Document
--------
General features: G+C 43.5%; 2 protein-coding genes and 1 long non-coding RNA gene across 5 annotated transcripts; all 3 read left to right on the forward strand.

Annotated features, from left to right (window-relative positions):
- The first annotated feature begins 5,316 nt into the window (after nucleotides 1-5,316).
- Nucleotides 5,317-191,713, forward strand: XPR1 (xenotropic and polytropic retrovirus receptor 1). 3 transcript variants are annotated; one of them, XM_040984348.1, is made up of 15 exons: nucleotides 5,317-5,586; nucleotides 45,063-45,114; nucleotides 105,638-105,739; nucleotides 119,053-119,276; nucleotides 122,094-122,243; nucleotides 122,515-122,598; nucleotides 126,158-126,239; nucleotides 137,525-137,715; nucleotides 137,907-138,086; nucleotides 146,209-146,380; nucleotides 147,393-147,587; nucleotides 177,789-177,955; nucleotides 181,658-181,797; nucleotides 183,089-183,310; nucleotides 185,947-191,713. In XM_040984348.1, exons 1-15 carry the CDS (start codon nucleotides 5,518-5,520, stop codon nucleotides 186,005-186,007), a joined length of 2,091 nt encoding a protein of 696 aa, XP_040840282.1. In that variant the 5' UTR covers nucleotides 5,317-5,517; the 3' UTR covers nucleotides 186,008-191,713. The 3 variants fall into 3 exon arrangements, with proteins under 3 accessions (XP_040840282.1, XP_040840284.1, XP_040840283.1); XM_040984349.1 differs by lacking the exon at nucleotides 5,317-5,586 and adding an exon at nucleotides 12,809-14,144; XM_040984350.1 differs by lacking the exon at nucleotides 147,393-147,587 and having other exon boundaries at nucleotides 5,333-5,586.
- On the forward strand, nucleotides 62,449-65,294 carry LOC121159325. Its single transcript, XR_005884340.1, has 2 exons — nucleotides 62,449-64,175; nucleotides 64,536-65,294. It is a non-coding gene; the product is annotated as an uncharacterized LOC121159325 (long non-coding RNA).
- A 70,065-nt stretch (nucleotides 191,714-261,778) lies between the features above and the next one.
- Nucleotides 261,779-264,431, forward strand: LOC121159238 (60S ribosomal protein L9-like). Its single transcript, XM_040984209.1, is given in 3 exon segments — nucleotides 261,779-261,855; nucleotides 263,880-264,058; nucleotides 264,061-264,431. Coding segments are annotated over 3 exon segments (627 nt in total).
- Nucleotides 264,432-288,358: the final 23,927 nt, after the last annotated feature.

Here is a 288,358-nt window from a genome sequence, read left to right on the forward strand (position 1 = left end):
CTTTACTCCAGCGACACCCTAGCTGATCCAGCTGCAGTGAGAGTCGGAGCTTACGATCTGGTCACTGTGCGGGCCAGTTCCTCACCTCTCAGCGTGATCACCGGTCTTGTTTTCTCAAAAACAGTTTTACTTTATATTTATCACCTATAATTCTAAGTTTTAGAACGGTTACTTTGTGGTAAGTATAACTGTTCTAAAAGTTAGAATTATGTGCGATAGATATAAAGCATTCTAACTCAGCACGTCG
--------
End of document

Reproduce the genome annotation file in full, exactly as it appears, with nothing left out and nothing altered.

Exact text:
General features: G+C 43.5%; 2 protein-coding genes and 1 long non-coding RNA gene across 5 annotated transcripts; all 3 read left to right on the forward strand.

Annotated features, from left to right (window-relative positions):
- The first annotated feature begins 5,316 nt into the window (after nucleotides 1-5,316).
- Nucleotides 5,317-191,713, forward strand: XPR1 (xenotropic and polytropic retrovirus receptor 1). 3 transcript variants are annotated; one of them, XM_040984348.1, is made up of 15 exons: nucleotides 5,317-5,586; nucleotides 45,063-45,114; nucleotides 105,638-105,739; nucleotides 119,053-119,276; nucleotides 122,094-122,243; nucleotides 122,515-122,598; nucleotides 126,158-126,239; nucleotides 137,525-137,715; nucleotides 137,907-138,086; nucleotides 146,209-146,380; nucleotides 147,393-147,587; nucleotides 177,789-177,955; nucleotides 181,658-181,797; nucleotides 183,089-183,310; nucleotides 185,947-191,713. In XM_040984348.1, exons 1-15 carry the CDS (start codon nucleotides 5,518-5,520, stop codon nucleotides 186,005-186,007), a joined length of 2,091 nt encoding a protein of 696 aa, XP_040840282.1. In that variant the 5' UTR covers nucleotides 5,317-5,517; the 3' UTR covers nucleotides 186,008-191,713. The 3 variants fall into 3 exon arrangements, with proteins under 3 accessions (XP_040840282.1, XP_040840284.1, XP_040840283.1); XM_040984349.1 differs by lacking the exon at nucleotides 5,317-5,586 and adding an exon at nucleotides 12,809-14,144; XM_040984350.1 differs by lacking the exon at nucleotides 147,393-147,587 and having other exon boundaries at nucleotides 5,333-5,586.
- On the forward strand, nucleotides 62,449-65,294 carry LOC121159325. Its single transcript, XR_005884340.1, has 2 exons — nucleotides 62,449-64,175; nucleotides 64,536-65,294. It is a non-coding gene; the product is annotated as an uncharacterized LOC121159325 (long non-coding RNA).
- A 70,065-nt stretch (nucleotides 191,714-261,778) lies between the features above and the next one.
- Nucleotides 261,779-264,431, forward strand: LOC121159238 (60S ribosomal protein L9-like). Its single transcript, XM_040984209.1, is given in 3 exon segments — nucleotides 261,779-261,855; nucleotides 263,880-264,058; nucleotides 264,061-264,431. Coding segments are annotated over 3 exon segments (627 nt in total).
- Nucleotides 264,432-288,358: the final 23,927 nt, after the last annotated feature.

Here is a 288,358-nt window from a genome sequence, read left to right on the forward strand (position 1 = left end):
CTTTACTCCAGCGACACCCTAGCTGATCCAGCTGCAGTGAGAGTCGGAGCTTACGATCTGGTCACTGTGCGGGCCAGTTCCTCACCTCTCAGCGTGATCACCGGTCTTGTTTTCTCAAAAACAGTTTTACTTTATATTTATCACCTATAATTCTAAGTTTTAGAACGGTTACTTTGTGGTAAGTATAACTGTTCTAAAAGTTAGAATTATGTGCGATAGATATAAAGCATTCTAACTCAGCACGTCG